My first ELM building was Figet's Cheese Foundry. In my first attempt, I used 1/8" clapboard on an HO model because I couldn't find 1/16". Later I rebuilt it with cardstock clapboards and still made them oversize! I got fancy and stuck on Campbell's windows. Odd how I combined homemade clapboard with store-bought windows and doors. Well, at least I stuck with ELM's technique for corrugated siding. I made the back wall plain and later regretted it because I repositioned it on an NMRA module and had to detail it back up.

    On a later model (from his Dilly Clocks, actually a Bill Livingston copy), I went all-out and used index card clapboards, home-sliced stripwood for windows (complete with notched stools and cardstock aprons), and my first try at Floquil-painted ruling-pen muntins. I still stopped short of many roof details, but it gave me a boost to think so much was built from household scraps.

    But I agree, your first scratchbuilding success is, in its own way, like your first love.

    1. I gave cardstock clapboard siding a try back in the '70s. One day my father brought home a stack of Fortran punch cards. This Mineral City Depot : was one of the projects from that stack. Cutting and gluing them in place made me crazy, but I hung in to finish the thing. Although, I never used thin card to make siding ever again after that :-)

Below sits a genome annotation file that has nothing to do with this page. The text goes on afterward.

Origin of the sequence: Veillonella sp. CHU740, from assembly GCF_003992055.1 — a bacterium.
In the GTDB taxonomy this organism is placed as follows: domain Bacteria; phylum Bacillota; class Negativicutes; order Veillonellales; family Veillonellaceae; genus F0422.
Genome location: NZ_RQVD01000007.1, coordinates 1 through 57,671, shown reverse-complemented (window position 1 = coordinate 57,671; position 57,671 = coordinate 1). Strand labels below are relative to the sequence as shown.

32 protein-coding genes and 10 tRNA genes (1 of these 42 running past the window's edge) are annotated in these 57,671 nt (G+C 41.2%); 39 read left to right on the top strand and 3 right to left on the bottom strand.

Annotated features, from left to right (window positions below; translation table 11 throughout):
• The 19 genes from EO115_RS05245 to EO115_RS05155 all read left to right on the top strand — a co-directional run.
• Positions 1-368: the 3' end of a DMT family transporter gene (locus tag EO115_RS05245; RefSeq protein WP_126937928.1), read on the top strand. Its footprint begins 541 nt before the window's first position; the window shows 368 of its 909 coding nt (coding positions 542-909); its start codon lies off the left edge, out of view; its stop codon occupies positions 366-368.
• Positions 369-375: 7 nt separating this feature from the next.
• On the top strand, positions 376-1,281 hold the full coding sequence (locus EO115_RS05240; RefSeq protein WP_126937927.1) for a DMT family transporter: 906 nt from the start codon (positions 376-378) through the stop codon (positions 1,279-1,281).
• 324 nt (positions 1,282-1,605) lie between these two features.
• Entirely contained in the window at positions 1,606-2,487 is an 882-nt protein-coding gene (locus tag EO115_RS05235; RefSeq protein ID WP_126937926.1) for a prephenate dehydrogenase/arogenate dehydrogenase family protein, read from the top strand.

2. I made at least one more model with card clapboards before I changed to N scale. Once there, I decided to scribe the siding rather than to make it 3D. It's easy to overdo textures in smaller scales and I think I was successful. While I was at it, I also scribed in the window and door frames. Boy, that saved a lot of work.

    My photocopied shingles have the look of 3D while being perfectly flat.

    I have embossed balsa like ELM but, not having a wood burning pen, I used a pencil instead. On wood shingles, I first draw on guide lines, then press my steel ruler across to emboss the rows before I pick out individual shingles. One day I may try that for clapboard, but it better be subtle and spaced tight.

    I also used the pencil to carve in stones on tunnel portals, bridge supports and log cabin sides. I ought to buy a wood burning pen and try it ELM's way. He was able to make interesting texture that made it look like individually applied pieces.